Silver Creek along the western side of old Evergreen. It no longer exists today. There are some traces of the Silver Creek around today, beyond the naming of the school and surrounding neighborhood. Silver Creek was built directly on top of for Highway 101 and Capitol Expressway. The ruins of Silver Creek can be found at the on ramp of Yerba Buena Road and US 101 North.
Silver Creek Road closely followed Silver Creek while it was around, but modern day King Road, which it turns into, does not. Portions of Silver Creek exist near Silver Creek Linear Park. Portions of it exist near new development in the old Hassler property now known as the Ranch, as well as along the backside Silver Creek County Club. To the right is one of those relics of Silver Creek.
Norwood Creek, for which a school is named, flows from Capitol Expressway to White Road, then haults to an office center and residential subdivision. It does reemerge in high elevations. It has several Water Facilities along Norwood Avenue diverting this natural flow. At one time, it would’ve paralleled the entire length of Norwood Avenue.
I suspect this what’s left of the Fowler Creek which, like the road, was named after farmer Andrew Fowler. You can find this water way tunnel off of San Felipe Road connecting with Thompson Creek, if you know where to look. I think it’s actually quite stunning. This creek would have split off San Felipe Road and followed Fowler Road east, but this area has been entirely developed. On Google Earth, where Fowler Creek would’ve begun back in the day, there’s a large water tank. Farming also could’ve dried Fowler Creek up over time.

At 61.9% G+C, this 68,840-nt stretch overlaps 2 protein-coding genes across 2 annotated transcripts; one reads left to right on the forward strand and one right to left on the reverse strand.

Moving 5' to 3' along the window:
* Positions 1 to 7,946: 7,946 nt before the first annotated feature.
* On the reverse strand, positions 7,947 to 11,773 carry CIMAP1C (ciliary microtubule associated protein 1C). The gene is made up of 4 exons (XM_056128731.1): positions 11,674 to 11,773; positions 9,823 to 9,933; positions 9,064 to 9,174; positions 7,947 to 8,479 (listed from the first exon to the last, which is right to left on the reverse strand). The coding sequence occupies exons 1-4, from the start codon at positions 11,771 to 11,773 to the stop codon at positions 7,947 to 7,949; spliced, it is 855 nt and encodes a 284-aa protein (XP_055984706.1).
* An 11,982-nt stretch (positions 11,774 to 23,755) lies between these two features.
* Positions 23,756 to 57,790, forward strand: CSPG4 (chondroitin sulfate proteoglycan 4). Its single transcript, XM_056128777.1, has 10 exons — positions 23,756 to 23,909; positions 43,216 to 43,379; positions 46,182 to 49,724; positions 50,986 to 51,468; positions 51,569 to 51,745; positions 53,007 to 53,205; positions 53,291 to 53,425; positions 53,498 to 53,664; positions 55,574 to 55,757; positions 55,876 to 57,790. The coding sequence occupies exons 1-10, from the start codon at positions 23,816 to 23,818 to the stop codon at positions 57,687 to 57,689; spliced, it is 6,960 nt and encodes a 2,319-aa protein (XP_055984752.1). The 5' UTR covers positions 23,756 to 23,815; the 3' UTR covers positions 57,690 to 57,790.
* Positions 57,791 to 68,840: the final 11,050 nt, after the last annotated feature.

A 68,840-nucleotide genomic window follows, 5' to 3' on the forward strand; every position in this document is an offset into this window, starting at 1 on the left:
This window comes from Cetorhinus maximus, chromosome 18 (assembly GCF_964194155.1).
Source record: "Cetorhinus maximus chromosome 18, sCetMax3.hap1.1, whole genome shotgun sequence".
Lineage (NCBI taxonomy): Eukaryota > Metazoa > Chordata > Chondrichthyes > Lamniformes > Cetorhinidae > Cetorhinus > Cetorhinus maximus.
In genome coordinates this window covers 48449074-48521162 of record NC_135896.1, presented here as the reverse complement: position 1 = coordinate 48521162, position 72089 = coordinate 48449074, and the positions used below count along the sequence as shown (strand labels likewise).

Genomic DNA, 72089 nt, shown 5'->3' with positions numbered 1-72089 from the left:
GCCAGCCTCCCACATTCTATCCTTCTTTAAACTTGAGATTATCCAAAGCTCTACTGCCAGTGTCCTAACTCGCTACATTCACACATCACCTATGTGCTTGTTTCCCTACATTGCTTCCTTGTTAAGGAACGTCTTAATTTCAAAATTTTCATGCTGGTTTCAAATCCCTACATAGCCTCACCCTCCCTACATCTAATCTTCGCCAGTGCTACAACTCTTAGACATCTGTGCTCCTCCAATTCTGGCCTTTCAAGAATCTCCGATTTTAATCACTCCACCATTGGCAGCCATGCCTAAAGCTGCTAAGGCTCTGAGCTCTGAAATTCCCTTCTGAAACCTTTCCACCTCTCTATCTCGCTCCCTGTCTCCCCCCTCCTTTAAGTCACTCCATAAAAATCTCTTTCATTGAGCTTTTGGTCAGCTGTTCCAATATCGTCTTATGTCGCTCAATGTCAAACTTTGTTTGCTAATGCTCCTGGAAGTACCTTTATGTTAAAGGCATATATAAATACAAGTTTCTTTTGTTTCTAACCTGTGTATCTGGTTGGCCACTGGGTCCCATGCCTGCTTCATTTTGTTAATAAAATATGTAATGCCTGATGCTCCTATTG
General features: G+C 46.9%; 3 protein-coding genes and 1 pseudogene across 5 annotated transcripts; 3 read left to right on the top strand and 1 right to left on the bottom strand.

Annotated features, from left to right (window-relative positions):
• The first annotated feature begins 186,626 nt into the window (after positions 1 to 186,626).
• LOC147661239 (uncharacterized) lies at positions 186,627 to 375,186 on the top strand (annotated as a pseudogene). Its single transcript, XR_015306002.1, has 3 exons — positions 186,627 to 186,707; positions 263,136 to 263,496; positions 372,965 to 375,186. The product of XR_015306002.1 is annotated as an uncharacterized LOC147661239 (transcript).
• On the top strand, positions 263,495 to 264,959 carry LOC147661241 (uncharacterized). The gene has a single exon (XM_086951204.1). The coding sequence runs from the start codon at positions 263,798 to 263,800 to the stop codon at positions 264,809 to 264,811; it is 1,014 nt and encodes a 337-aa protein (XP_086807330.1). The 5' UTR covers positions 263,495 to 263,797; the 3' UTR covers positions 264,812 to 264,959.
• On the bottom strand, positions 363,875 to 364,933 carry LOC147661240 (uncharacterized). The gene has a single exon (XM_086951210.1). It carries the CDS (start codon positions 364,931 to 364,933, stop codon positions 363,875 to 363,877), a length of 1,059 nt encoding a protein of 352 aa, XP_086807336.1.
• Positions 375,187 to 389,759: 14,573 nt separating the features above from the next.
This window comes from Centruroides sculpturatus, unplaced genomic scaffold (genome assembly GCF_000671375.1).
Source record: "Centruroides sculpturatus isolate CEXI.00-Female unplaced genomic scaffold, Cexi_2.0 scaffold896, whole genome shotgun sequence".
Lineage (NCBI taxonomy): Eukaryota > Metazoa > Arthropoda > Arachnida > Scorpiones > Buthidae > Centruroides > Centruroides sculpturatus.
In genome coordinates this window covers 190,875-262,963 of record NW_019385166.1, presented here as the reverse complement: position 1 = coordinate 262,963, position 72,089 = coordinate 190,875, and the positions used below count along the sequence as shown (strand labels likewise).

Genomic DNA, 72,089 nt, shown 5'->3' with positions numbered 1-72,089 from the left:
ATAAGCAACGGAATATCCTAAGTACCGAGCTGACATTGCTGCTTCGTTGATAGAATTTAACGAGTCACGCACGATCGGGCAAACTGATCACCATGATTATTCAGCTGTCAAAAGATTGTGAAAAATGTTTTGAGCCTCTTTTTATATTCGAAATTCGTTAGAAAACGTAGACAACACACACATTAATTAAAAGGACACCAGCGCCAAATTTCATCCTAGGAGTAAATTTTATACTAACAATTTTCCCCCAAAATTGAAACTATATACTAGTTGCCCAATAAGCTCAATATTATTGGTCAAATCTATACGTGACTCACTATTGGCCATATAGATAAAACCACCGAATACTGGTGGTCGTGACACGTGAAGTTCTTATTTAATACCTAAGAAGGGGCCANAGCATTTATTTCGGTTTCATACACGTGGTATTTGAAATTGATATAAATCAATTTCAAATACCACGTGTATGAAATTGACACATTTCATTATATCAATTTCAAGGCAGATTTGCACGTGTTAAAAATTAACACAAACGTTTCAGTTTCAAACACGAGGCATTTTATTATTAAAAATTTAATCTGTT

The creeks Evergreen all tie into a larger network the flow to either Calaveras Reservoir or Anderson Reservoir. The Evergreen streams have been drying up for sometime, though. Modern day Evergreen experiences golden hills in summer and autumn, but that was not always true. Farming in the late 1800’s and early 1900’s found easy, dependable water sources close by. These streams and creek would be diverted for orchards and crops. Natural ponds would quench the thirst of cattle. This and flood control measures lighten our hills in warmer months. Drought doesn’t help. The hills are especially lush lately. Their naturally green grasslands were irrigated by running streams since the Ohlone Indians discovered Evergreen.
I went back to one of my favorite creek beds as a child, behind my old elementary school, Millbrook. This is Quimby Creek, but as you can see and as I can hear late at night, the waterflow has a healthy wildlife. The particular bridge connects Millbrook Drive with D’Amico Drive. Quimby Creek connects to Thompson Creek with another quaint bridge from Scottsdale Drive to Aborn Ct.
Egrets make a home in our healthy Evergreen waterways. I used to see them all the time as a kid where Beschoff Motors is now. They’re frequently by Capitol Expressway. I found this guy over by Linear Park.
Sadly, many of the creeks and natural water flows have been built on top of, but should you be able to find them, you’ve found a little Evergreen History flowing in front of you. Thompson Creek has a lovely trail, but it does feature tagging. Consider tagging and graffiti also a part of Evergreen’s identity. It’s just the fact.